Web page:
So glad the story is out for everyone to read. The pictures of Oreo in the street when this story first came out were to say the least, disturbing. It is apparent, after reading the story, that training needs to happen with the police department in how to handle horse incidents. As for the horses working as carriage horses in the City, I think it is a great idea and keeps horses in front of the general public – who need to be reminded what a wonderful creature the horse is and respect it for the role it takes on unselfishly. Does NYC have horse lanes (just as there are bicycle lanes). This accident was not the doing of Oreo, it happened. horse is frightened and gets away from us. Happens out in the country too. Happens when we ride trails – It happens during dressage tests. Happens in the saddling area of racing. Happens while working as a police mount. The carriage drivers I have known have been good people, but as in every industry – there may be some who are not interested in doing the best they can by the horse. But this story and Oreo and his handlers are shining examples. Lets celebrate the good and work together on the bad. We can’t do that if we continue to mix it up … unless that is the goal. I hope not. Just isn’t right.

  10. Karyn Zaldi
    August 30, 2012 at 1:43 pm

    The illogic of this “it’s not natural” always astounds me. How many hours a day would it be natural for horses to work? And where, in small cities? Only on farms? Let’s see: a quiet, calm place, that means that parades, horse shows and cattle ranches are out, too. Quick, somebody tell the Budweiser Clydesdales and the New York City Mounted Unit that they are out of work!

    You aren’t against working horses or carriage horses? Why on earth not? And saddle horses, too, after all they weren’t born with those things on their backs, how unnatural. But it’s OK if they have daily turnout? Hey, all you horses kept in because of dietary or medical issues, out you go! And you show horses, no more overnights for you, there’s no turnout on the show grounds and Heather says that’s not natural. Hold it, hold it, I guess it’s OK once in a while, how often, Heather? And what about the noise? Never mind, horses get injured in trailers, so road trips are out, too.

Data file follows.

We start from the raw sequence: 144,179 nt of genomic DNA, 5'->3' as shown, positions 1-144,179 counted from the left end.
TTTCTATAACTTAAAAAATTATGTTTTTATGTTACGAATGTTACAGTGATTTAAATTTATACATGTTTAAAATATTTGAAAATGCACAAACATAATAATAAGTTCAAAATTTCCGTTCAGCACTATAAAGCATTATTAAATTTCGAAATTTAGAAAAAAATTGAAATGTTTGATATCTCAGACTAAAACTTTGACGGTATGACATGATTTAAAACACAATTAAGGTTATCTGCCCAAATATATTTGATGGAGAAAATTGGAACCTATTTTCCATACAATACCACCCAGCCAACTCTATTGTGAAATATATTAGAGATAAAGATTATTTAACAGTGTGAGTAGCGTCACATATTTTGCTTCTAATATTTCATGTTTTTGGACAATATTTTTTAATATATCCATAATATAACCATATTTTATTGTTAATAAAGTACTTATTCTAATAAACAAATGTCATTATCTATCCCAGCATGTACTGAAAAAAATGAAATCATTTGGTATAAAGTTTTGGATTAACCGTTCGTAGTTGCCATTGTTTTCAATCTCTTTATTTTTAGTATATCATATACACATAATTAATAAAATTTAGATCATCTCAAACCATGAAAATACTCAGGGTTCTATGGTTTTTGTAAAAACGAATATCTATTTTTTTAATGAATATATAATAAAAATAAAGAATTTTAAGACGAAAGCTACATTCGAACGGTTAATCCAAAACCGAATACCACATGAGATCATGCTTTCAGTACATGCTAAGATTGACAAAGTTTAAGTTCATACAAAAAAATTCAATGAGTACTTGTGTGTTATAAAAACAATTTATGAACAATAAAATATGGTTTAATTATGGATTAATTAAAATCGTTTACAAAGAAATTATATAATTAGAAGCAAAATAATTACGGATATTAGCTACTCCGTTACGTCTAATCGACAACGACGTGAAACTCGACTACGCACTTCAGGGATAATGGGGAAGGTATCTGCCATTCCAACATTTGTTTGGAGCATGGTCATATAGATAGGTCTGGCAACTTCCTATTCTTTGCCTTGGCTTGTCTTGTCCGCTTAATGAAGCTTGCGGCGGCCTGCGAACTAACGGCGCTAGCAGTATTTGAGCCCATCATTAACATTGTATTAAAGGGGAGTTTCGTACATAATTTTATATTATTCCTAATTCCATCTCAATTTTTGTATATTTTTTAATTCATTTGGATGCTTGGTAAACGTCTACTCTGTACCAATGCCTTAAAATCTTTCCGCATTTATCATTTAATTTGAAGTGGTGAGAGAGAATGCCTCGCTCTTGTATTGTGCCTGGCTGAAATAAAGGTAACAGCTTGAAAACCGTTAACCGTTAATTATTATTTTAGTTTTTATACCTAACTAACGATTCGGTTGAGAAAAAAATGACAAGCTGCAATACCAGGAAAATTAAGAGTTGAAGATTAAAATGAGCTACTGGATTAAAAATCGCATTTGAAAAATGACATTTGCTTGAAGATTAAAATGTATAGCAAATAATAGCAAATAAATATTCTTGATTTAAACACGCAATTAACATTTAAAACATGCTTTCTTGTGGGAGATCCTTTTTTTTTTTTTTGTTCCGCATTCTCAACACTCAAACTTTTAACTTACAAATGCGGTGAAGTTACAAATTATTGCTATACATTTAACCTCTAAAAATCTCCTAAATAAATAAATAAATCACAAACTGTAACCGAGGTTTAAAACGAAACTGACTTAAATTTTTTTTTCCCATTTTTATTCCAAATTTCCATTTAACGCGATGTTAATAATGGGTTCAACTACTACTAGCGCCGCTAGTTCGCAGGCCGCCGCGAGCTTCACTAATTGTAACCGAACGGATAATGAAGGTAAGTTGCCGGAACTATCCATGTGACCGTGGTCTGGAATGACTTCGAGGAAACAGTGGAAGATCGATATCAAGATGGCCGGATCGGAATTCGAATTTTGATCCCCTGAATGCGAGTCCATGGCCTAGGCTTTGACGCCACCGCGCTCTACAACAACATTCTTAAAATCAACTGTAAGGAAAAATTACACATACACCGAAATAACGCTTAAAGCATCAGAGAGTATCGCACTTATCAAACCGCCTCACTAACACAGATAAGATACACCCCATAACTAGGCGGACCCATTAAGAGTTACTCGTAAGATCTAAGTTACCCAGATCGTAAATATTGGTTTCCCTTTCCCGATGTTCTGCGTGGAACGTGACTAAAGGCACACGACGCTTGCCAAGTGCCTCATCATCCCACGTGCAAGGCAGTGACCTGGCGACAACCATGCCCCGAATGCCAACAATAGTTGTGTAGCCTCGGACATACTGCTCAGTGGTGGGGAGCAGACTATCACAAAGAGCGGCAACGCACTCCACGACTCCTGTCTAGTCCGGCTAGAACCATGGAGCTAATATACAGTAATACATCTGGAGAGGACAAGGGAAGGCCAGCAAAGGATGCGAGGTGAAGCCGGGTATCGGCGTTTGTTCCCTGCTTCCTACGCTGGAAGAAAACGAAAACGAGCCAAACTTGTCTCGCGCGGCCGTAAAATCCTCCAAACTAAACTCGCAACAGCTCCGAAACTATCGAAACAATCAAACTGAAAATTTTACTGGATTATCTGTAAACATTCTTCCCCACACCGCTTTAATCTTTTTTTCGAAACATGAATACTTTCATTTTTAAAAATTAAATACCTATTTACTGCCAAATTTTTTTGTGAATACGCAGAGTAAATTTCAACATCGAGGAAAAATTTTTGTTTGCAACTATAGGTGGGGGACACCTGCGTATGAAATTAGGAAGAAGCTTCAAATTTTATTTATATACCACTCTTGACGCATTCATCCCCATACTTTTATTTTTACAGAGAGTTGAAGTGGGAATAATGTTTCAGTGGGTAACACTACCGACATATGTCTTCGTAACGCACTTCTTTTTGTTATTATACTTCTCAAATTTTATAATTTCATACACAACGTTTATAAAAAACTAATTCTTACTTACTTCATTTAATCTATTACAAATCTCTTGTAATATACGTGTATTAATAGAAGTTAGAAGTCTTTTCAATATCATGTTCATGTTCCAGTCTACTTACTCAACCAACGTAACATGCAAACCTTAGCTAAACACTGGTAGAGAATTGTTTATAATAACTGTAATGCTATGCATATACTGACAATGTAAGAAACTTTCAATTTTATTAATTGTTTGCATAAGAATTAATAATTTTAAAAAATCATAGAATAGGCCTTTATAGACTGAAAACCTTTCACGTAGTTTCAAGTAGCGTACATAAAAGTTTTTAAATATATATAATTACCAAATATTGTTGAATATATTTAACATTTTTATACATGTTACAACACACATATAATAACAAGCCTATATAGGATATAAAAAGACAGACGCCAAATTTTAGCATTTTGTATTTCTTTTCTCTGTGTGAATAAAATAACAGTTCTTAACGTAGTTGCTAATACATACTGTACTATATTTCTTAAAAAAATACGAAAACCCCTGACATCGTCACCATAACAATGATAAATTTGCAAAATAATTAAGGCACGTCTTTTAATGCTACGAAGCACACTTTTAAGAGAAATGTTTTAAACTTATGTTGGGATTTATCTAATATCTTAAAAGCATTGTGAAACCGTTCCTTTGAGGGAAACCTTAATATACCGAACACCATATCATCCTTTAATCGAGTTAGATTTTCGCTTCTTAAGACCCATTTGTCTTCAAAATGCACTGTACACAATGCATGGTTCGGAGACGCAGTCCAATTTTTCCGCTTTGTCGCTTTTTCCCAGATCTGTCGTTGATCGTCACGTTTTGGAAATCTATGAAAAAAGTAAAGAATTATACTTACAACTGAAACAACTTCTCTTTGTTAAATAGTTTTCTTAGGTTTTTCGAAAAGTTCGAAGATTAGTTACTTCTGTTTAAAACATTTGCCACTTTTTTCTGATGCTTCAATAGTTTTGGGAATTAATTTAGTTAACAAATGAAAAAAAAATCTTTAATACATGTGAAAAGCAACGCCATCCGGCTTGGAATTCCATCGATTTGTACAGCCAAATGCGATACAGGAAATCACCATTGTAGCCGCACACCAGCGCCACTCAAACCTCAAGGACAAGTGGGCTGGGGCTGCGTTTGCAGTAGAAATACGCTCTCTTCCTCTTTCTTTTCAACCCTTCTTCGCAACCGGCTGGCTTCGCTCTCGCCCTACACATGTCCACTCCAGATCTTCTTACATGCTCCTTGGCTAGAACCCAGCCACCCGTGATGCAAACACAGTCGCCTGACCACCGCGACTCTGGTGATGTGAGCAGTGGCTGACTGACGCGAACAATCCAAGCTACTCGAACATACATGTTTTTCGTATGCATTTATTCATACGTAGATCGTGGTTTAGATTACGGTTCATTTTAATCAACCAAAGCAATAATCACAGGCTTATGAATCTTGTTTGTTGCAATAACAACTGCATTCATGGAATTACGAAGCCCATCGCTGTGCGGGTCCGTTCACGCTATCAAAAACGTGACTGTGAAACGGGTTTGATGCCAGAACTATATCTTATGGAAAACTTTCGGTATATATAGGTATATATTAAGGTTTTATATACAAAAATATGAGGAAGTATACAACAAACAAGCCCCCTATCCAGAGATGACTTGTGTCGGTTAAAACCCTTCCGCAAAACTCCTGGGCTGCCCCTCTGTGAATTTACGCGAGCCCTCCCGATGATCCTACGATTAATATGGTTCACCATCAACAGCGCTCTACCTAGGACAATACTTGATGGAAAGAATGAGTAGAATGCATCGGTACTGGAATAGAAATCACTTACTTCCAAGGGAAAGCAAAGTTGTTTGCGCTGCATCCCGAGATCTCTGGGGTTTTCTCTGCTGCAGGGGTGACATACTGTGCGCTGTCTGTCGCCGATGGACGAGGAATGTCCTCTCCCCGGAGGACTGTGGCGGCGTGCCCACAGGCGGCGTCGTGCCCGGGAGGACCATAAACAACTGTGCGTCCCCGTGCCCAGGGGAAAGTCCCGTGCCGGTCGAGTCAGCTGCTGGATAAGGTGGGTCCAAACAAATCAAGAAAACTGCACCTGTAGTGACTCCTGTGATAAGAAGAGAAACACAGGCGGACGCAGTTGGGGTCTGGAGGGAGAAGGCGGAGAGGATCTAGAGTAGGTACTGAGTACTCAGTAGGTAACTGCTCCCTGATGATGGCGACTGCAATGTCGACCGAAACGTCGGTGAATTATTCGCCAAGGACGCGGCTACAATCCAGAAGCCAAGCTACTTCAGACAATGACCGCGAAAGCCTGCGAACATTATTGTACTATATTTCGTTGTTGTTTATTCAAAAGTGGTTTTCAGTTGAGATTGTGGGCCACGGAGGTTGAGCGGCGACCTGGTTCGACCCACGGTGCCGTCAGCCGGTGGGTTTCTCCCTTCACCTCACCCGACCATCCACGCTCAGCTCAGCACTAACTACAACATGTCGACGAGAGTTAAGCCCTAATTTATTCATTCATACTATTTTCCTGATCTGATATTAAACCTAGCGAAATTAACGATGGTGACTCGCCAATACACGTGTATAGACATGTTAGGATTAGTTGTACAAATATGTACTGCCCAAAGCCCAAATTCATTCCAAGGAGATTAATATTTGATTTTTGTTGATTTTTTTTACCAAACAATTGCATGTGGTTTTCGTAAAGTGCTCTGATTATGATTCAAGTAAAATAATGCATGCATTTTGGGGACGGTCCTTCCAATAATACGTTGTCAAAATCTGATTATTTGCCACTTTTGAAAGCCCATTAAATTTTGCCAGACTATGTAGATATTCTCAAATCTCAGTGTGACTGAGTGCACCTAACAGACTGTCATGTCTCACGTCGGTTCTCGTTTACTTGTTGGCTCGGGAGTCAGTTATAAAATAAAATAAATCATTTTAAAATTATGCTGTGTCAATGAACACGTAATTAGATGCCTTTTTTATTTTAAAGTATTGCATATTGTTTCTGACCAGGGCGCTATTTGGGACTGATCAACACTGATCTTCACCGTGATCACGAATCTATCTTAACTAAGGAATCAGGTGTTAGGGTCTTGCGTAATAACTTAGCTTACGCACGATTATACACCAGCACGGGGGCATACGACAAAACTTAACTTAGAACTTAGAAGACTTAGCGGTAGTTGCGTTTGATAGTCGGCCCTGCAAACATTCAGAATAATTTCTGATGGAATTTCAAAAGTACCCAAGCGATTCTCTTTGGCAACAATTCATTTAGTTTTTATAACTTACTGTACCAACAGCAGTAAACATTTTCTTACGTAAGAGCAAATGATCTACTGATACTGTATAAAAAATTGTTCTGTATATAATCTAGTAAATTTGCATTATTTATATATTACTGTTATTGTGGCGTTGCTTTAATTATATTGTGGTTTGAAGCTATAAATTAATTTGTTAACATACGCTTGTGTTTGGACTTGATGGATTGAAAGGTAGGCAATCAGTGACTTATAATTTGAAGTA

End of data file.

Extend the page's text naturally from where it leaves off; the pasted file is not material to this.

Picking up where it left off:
How about fences, who would want to live fenced in? They keep horses safe? But they aren’t natural! How about vaccinations? They’re OK, because they keep horses disease free? But those shots hurt! Abuse! Oh, dear, you say NOT vaccinating them is neglect? Maybe we should explain it to them and let them choose? But these are horses, not people, perhaps their rights should be different?

    I’m so confused, maybe we should let horse owners decide for themselves how to care for their horses, as long as it’s within legal guidelines. Or maybe we shouldn’t allow people to own horses at all. Wait a minute, that’s the bottom line of the radical animal rights groups!

    • skip
      September 1, 2012 at 2:03 pm

      To Karyn-Well said!Unfortunately,there’s many more people the likes of Heather Clemenceau out there.The industry needs more concerned,informed folks like yourself!

      • September 3, 2012 at 1:01 pm

        Yes, there are – you’re no doubt wondering why there are so many “animal rights activists” out *there* – it’s because we are the norm and the majority.

    • September 3, 2012 at 1:07 pm

      Since we’ve just had one of the hottest summer’s on record, I’ll mention something very timely coming out of a Veterinary school close to where I live. I’ve often seen quoted on the various carriage boards that the oppressive temperatures are little to worry about, videos of panting horses or horses who may have COPD, standing waiting to take on more passengers. Have a good read here – when all those tourists are hot, the horses feel even worse. Dodge this – http://atguelph.uoguelph.ca/2010/06/when-the-rider-is-hot-the-horse-is-hotter/

      “Prof says horses feel summer heat 10 times faster than people”

      “Prof. Michael Lindinger, an animal and exercise physiologist at the University of Guelph, explains: “It only takes 17 minutes of moderate intensity exercise in hot, humid weather to raise a horse’s temperature to dangerous levels. That’s three to 10 times faster than in humans. Horses feel the heat much worse than we do.”

      And the effects can be serious. If a horse’s body temperature shoots up from the normal 37 to 38 C to 41 C, temperatures within working muscles may be as high as 43 C, a temperature at which proteins in muscle begin to denature (cook). Horses suffering excessive heat stress may experience hypotension, colic and renal failure.

      Lindinger, a faculty member in the Department of Human Health and Nutritional Sciences, became interested in the effects of heat on horses when he was a lead researcher on the Canadian research team that contributed information on the response of the horse to heat and humidity for the Atlanta Summer Olympics. He recently presented a workshop on the topic at Equine Guelph’s outdoor Equine Expo held June 4 at U of G’s Arkell Research Station.”